Gratitude: Late August 2018
This is one of those upside-down gratitudes – an exercise I try to undertake whenever I catch myself thinking how unhappy I am about something.
This week, it’s smoky. Really smoky. From wildfires – lots of them. Like most of the west, Washington State seems to be on fire this summer, especially after a spate of dry lightning started 20-some fires yesterday morning. Then later yesterday afternoon, a hay baler caught fire (rumor has it) and ignited 65,000 acres in a matter of hours – because of very dry fuels, gusty winds, and red flag conditions with high heat and low humidity.
Some of my very best friends are evacuated and the smoke is thick, really thick and choking at times. It’s hard to find anything to be grateful for, which makes this an ideal exercise in looking for gratitude. But if I think just a little, I know exactly what I’m profoundly grateful for:
The firefighters. Underpaid or not paid at all (those local volunteer fire department crews in every small town). Hardworking and brave. Determined and stalwart. Digging line and battling blazes in stifling-hot protective gear. Putting their lives on the line every day. This deserves gratitude, not just a little nod of the head but deep, sincere and profound gratefulness that these kinds of individuals exist on this planet….
And that brings to mind every single person whose life has been dedicated to serving and protecting. Our law enforcement, our military. Our First Responders. EMTs. Search and rescue. Nurses and ambulance drivers. And every one of us, who might find ourselves in a situation and step up, help another fellow creature, be a hero, however ordinary or simple. Here’s to our heroes, in every shape, size and form. Thank you with all my heart.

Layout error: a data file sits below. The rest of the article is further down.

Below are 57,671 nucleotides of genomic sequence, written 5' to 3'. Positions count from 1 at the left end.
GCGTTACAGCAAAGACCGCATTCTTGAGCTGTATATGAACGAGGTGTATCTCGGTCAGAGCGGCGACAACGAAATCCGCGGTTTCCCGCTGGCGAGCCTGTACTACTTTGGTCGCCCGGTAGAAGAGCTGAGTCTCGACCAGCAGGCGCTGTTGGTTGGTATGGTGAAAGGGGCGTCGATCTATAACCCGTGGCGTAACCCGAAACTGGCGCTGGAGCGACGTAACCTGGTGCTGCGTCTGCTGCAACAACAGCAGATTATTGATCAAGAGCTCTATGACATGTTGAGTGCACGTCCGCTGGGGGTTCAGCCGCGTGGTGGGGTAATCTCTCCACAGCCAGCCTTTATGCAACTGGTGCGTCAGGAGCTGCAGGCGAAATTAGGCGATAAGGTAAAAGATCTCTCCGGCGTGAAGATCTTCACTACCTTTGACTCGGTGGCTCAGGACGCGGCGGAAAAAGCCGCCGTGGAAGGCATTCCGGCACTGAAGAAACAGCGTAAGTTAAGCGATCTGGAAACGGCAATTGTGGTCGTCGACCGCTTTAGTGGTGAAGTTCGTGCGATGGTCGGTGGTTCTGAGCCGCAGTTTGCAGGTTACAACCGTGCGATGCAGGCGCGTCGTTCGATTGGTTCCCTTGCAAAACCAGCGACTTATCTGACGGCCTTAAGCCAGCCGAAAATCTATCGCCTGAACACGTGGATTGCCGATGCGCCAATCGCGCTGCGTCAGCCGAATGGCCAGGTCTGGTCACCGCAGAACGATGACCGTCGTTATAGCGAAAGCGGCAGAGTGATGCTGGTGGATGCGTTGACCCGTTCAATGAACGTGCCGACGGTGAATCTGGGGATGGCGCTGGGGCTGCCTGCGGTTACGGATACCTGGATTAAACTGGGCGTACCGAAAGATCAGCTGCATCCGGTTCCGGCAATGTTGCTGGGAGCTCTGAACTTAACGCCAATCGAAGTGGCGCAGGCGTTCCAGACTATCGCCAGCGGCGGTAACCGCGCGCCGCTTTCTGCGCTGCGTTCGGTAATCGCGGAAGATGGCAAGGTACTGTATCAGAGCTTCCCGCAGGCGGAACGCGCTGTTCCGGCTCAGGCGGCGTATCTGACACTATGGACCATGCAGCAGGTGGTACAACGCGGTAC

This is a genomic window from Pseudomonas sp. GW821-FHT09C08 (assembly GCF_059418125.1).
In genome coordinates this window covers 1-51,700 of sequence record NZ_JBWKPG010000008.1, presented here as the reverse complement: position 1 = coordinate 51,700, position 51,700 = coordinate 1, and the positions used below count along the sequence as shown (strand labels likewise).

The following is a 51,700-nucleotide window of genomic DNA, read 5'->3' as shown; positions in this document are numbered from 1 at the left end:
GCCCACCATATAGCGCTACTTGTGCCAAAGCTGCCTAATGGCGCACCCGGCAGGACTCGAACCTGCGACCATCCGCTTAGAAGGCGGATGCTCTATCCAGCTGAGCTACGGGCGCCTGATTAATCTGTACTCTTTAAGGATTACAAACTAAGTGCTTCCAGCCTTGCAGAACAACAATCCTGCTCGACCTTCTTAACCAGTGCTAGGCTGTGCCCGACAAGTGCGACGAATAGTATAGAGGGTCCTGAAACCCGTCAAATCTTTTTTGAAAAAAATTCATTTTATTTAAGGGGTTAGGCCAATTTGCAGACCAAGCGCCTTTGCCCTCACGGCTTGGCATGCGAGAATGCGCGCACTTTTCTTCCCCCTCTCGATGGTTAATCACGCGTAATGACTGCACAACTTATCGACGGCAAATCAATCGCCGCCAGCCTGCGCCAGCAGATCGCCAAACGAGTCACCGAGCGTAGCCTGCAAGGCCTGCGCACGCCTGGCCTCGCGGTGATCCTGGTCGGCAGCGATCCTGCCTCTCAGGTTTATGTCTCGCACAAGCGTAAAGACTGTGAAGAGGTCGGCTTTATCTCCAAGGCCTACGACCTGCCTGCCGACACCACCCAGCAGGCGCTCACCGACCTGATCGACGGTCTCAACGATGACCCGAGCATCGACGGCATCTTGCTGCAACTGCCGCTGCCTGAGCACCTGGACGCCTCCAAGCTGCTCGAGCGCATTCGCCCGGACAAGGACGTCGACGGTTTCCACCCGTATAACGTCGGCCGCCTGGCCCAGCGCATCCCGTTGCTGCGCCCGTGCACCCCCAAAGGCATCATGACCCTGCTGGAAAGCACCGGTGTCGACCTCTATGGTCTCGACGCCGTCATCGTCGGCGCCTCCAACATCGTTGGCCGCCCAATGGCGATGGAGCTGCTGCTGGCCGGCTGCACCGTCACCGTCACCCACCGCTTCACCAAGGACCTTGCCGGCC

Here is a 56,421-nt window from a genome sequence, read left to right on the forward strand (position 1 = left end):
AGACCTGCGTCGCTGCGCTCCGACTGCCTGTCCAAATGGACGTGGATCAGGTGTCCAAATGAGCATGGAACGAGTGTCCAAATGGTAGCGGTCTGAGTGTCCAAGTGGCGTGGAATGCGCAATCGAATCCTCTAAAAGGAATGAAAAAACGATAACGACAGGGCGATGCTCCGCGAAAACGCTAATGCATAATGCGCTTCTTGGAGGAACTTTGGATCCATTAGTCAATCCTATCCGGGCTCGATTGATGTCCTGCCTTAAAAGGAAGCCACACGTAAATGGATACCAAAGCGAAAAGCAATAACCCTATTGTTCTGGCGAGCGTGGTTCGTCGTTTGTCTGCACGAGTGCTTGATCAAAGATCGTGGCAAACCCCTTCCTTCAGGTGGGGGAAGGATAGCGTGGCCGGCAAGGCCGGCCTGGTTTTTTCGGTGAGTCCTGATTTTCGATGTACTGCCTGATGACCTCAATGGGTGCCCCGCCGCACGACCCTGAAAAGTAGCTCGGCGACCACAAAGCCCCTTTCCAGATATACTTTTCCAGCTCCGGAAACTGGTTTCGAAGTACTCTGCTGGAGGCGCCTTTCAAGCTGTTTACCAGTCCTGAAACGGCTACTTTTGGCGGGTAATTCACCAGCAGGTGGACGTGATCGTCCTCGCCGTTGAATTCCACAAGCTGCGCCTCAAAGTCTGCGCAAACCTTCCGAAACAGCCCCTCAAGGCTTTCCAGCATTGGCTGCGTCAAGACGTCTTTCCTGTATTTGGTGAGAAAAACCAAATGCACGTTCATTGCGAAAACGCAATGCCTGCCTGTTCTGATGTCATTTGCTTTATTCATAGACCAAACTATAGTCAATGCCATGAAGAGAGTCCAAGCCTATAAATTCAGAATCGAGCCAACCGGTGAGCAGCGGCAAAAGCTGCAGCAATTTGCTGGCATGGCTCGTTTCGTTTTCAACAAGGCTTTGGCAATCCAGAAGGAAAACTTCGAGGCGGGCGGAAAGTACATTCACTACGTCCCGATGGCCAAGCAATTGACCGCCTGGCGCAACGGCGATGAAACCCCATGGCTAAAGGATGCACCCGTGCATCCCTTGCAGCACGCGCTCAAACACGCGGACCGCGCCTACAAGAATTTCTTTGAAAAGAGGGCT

What I’m Reading: Emotional EQ. In Chapter 11, Jeb Blount reviews the common Cognitive Biases that we commonly encounter in ourselves. “Biases,” the author writes, “are the dark side of cognitive heuristics – the mental shortcuts that enable quick and efficient decision and judgements about people and situations.” One that I think is especially useful to be mindful of is this one:
- Fundamental Attribution Error – this is when you assume that another person’s behavior (showing up late) is part of their permanent character (lazy or always tardy) instead of circumstantial (bad traffic, flat tire.) This one is common in all kinds of relationships. The solution? Make a habit of making “generous assumptions” about people – if someone is rude, tell yourself maybe they just had to take their dog to the vet and found out it had terminal cancer. This is a SUPER handy way to reframe your attitude about someone in a very short time.
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What I’m Pondering: Since I needed to laugh a little today, too… how about this one….
“We can’t all be heroes because somebody has to sit on the curb and clap as they go by.” – Will Rogers